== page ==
With destruction laid behind in the wake of Sandy, the marathon will go on as scheduled. Is this the right choice?
Hurricane/Superstorm Sandy wreaked havoc on the northeast earlier this week and many events for the remainder of the week and the weekend ahead have been postponed or cancelled altogether. With that being said, the New York City Marathon will go on as scheduled, as New York City Mayor Michael Bloomberg announced earlier this week. The marathon itself has announced in a statement on its website,
As a marathoner myself (just ran the Marine Corps Marathon last Sunday prior to Sandy), I felt obligated to write a blog on this, as weather and running are my two main passions in life. I actually operate my own blog called The Running Weatherman which forecasts for races across the country, one of which is the New York City Marathon this weekend. I am also close to the situation as my roommate is heading up to New York later today to run in the marathon this weekend.
- Mile 21 in the Bronx (Kirsten Winterkamp-flickr)
I do see both sides of the issue here, with the massive destruction and weakened infrastructure to the city on one hand, and a way to raise awareness, money and bring hope to the city on the other. More than 46,500 runners participated in the event in 2011, which helped bring in over $300 million in local revenue and $34 million to charities.
Related: Naming the monster storm
Even with millions being raised for the city and charities, many still don't think the race should go on. Just take a look at a few of the comments I've seen from Facebook followers.
"Cancel the race, any and all resources should go to the victims and clean up of Sandy. Think of all the food, water, medical, volunteer resources the race must have. The race should donate it to NY. I just ran the MCM and got stranded w/o power, internet, heat, food, etc. from Sandy for 3 days. I would happily give up a run to help those in need. I cannot imagine running and taking a single resource away from those who are hurting. The Mayor got this one wrong."
From another poster,
"I am a New Yorker and have run this marathon twice. This city is crippled and marathon day only cripples it further. I do not think it is fair at all to the citizens to do this. Maybe if everything was back together in time then it would make sense, but it's not. A postponement would have made the most sense. Since it is happening I will of course be out there to support the runners. They should not be punished but I think it isn't fair to a city with already stressed resources."
But on the other side...
"I don't live in NY nor am I running that race, but I think the NYC Marathon should go on. Life should go on...and a lot of people are running for charity for that race."
Related: Timelapse of Sandy in New York City
I am close to Race Director, Jim Harman, for EX2 Adventures which is run out of Fairfax County and runs my favorite trail running series called the Backyard Burn. I asked him his thoughts as he's a race director and may have better insight on what would be involved to postpone, cancel, or continue the race as planned. He responded with,
"I assume permitting would not the biggest issue since the city is a huge force behind this event. I am sure this decision is not up to the race director alone and the city would need to give its blessing. Considering how busy New York is, postponing the race to another day this year may not be possible before the really cold/snowy weather rolls in this winter, unless they have a rain date built in to the permit. So, they may be forced to cancel the race outright.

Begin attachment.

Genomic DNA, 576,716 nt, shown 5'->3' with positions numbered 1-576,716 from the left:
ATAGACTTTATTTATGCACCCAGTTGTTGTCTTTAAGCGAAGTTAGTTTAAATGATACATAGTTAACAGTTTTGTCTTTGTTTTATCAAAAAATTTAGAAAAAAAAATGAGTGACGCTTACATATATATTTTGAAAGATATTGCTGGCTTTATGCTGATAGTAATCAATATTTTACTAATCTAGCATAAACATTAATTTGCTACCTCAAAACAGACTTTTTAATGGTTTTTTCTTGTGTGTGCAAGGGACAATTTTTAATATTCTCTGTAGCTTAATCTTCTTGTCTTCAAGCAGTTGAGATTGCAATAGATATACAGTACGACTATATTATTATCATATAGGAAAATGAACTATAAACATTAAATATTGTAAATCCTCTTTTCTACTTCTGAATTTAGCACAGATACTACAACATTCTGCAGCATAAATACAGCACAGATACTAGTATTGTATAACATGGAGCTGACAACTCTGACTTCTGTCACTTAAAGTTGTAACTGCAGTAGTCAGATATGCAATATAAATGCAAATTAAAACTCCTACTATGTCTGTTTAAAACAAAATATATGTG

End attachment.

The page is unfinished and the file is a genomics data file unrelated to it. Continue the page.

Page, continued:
Postponing/cancelling the race would be a problem for all those that are traveling to the city from out of town but this would not be my primary concern. I would be mostly concerned with the readiness of the resources of the city: police, emergency responders, hospitals, hotels, restaurants, transportation network, etc. My view is that New Yorkers are a hardy bunch and if it was up to most citizens, they would say, 'let's do this'. But the above mentioned resources must be ready and or bad things can happen."
I think it's an extremely tough call to make with the thousands of runners coming in from out of town. On one hand, I do think a lot about the runners and how they have trained for this race over the past 4-6 months, have made travel plans, and put in a lot of time, commitment and own resources to make it to one of the worlds largest marathons.
On the other hand, I see New York and New Jersey, sitting in ruins in many areas. Many residents are still without power while giant generators are being set up for the media tent in Central Park, and now resources such as police and medical workers need to be reallocated in order to accommodate the race. It's one thing if the city was back up and running, but parts will still not have power come Sunday, only 5 to 6 days after the storm exited the region.
- Start of the 2012 NYC Marathon (Credit: New York Road Runners)
The course of the race begins on Staten Island, runs through Brooklyn and Queens and eventually ends in Central Park in Manhattan. With more than 45,000 runners showing up to Staten Island for a race on Sunday morning, my thought is that more help could be given to those in need by having the runners help out by volunteering throughout the day on Saturday before racing the following day. I wish it were that easy to set up some kind of a giant volunteer team, but I feel like at this point so early in the game, the runners will just be getting in the way of the relief and recovery efforts.
Let me know your thoughts on the station Facebook page (scroll down to see the question). I'm really interested to see what everyone is thinking. If you are racing this weekend, good luck and I hope you can give as much support to the city as possible.